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ICE&LASERS Report Summary

Project ID: 291062
Funded under: FP7-IDEAS-ERC
Country: France

Final Report Summary - ICE&LASERS (Innovative Concepts for Extracting climate and atmospheric composition records from polar ice cores using new LASER Sensors)

ICE&LASERS proposed to make a breakthrough in two challenges of paleoclimate science:

(1) To extend the Antarctic ice core records to 1.5 million years ago – in order to understand the unexplained climate shift from 40,000-year periodicities to 100,000-year ones which took place about 1 million years ago - by building an innovative probe making its own way into the Antarctic ice sheet within a single field season. The probe would include a built-in laser spectrometer in order to measure in situ the depth profile of H2O isotopes in ice as well as greenhouse gas concentration in trapped gases, down to bedrock.

(2) To combine revolutionary detectors with new extraction techniques for measuring with unsurpassed accuracy and resolution the concentrations of CH4, CO2 and CO (a tracer related to the CH4 cycle), and the isotopic ratios of CO2 and CO in polar ice. This work would provide more insight into possible natural feedbacks under a warming future.

ICE&LASERS tackled both scientific challenges, thanks to an analytical revolution for measuring trace gases and their stable isotopes: Optical-Feedback Cavity-Enhanced Absorption Spectroscopy (OF-CEAS), patented by one of the four CNRS research units involved in the project. The project uniquely combined the know-how of laser physicists together with experienced ice core scientists and engineers, making it a truly interdisciplinary project.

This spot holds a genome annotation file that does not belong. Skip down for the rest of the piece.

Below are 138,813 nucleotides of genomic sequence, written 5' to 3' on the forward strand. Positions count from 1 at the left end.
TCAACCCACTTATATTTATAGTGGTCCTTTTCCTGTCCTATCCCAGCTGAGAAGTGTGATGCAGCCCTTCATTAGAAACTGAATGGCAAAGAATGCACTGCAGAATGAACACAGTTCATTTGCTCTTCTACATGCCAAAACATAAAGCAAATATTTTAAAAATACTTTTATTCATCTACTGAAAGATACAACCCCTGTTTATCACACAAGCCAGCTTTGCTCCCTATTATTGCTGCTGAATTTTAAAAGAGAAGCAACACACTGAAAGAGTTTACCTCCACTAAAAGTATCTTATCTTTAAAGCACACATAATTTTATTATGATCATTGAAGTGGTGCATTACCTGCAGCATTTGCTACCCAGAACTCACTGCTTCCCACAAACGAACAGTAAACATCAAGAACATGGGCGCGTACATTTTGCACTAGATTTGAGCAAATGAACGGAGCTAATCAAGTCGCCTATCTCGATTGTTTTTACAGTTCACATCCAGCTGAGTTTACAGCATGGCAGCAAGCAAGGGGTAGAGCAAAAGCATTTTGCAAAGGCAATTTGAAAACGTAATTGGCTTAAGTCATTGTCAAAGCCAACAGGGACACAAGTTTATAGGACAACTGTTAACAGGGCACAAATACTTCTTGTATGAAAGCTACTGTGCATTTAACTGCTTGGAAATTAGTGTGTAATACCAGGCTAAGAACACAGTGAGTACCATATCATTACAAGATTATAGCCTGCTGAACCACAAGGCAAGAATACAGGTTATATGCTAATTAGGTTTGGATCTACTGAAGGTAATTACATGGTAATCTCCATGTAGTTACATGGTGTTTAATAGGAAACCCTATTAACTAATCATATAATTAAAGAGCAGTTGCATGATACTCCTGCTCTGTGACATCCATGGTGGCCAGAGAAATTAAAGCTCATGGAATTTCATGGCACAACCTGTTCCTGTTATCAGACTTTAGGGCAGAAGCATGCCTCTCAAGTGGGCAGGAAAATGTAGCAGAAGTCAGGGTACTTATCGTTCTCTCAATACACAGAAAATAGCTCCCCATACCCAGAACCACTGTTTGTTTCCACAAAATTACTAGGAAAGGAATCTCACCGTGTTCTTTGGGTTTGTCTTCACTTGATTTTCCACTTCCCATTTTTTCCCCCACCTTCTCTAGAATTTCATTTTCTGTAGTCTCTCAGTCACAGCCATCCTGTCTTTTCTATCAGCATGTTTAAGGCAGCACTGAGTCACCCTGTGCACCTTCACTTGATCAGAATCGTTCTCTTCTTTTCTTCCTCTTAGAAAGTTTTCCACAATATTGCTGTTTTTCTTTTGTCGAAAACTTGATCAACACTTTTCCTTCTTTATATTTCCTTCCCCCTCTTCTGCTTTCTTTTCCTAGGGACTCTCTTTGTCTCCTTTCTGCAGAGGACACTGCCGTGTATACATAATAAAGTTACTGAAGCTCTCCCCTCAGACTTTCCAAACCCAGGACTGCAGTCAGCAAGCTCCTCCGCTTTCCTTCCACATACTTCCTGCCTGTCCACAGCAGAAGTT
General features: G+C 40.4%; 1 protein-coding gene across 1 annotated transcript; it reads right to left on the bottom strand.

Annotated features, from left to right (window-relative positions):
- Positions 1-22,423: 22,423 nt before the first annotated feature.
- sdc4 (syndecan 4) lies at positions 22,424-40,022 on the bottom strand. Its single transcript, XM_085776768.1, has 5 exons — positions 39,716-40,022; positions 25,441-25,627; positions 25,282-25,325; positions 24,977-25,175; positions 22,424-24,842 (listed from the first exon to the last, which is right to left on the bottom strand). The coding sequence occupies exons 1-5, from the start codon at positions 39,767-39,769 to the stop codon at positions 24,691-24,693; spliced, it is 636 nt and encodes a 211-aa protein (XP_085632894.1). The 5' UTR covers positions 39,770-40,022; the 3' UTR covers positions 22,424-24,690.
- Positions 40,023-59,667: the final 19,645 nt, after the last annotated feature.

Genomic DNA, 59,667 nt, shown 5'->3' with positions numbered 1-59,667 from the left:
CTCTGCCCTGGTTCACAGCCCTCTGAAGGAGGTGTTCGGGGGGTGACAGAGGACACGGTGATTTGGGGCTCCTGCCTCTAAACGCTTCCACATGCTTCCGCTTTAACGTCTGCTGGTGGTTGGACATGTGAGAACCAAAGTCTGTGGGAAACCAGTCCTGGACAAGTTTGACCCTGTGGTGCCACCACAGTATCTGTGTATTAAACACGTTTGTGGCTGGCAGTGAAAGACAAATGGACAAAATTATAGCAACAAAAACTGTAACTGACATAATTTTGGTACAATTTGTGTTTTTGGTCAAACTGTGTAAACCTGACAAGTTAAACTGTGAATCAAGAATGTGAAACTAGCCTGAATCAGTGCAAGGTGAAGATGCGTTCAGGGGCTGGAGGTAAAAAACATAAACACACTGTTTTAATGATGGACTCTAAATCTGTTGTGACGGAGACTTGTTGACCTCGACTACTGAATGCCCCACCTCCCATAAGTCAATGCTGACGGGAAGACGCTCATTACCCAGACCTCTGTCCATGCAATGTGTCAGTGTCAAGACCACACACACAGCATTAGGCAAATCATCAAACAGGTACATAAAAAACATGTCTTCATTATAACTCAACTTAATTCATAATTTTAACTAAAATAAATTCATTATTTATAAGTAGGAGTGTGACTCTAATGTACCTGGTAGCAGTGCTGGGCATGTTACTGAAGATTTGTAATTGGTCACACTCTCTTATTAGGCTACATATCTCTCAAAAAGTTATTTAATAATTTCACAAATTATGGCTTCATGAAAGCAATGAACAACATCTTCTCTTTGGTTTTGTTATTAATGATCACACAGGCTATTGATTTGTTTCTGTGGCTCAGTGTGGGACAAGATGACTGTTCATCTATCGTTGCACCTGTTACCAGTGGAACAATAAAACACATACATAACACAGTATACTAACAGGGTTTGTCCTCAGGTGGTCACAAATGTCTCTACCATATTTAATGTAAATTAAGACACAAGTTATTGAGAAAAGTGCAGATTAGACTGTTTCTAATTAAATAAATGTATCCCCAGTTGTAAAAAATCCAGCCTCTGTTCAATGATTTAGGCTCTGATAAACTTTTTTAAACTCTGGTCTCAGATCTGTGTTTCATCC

At completion, ICE&LASERS has fully succeeded in solving many complex technological tasks related with the innovative probe. The built-in laser spectrometer has been designed, built and it demonstrated its unique performances while being immersed in an Antarctic borehole at -54°C. Its diameter has been astonishingly reduced to only 50 mm. The overall probe design was completed from scratch. The construction was successful and the probe was deployed and tested for the first time at Concordia Station in Antarctica during the field season 2016/2017. Another test season took place in 2017/2018 at the same place. Most of the technological solutions were validated. However the team faced problems with the casing required to render the top 100 m of snow layers leak-tight. Therefore a new way of getting leak-tightness will be tested at Concordia Station in 2018/2019 (thus after project completion). If successful, the probe will be deployed for measuring the target signals in the ice sheet during the field season 2019/2020, at a site located about 40 km away from Concordia Station.

Although not originally planned at project start, we also deployed the instrument for the first time into the deep ocean to measure dissolved methane in water using a custom-made interface, with success. This led to a remarkable side valorization of the overall project. Through two additional fundings (including an ERC Proof of Concept grant), we could (1) patent the interface, (2) negociate a licencing with a foreign company, (3) apply the new device over a gas-hydrate degassing zone off Svalbard with very important physical findings, (4) apply it to characterize dissolved methane in Lake Kivu in Rwanda, (5) apply the concept for a new project currently submitted to the ERC, through the 2018 Consolidator call for proposals.

The second challenge of ICE&LASERS has also seen big progress. Reference curves for the past evolution of CH4 have been achieved. We also discovered - thanks to the unique technological setup constructed with ICE&LASERS - the existency of stratigraphic inversion at decimetric scale inside ice cores drilled at very low accumulation sites. Aside from the discovery of large and seasonal in-situ artefacts in Greenland ice, a reference record of the carbon monoxide evolution in the atmosphere was also obtained from Antarctic ice cores. The first OF-CEAS laser spectrometer based on quantum-cascade diode laser has been built for the investigation of CO2 isotopes. However a dead-end problem of saturation of absorption bands precluded us to go further in this endeavour.

Reported by

CENTRE NATIONAL DE LA RECHERCHE SCIENTIFIQUE
France
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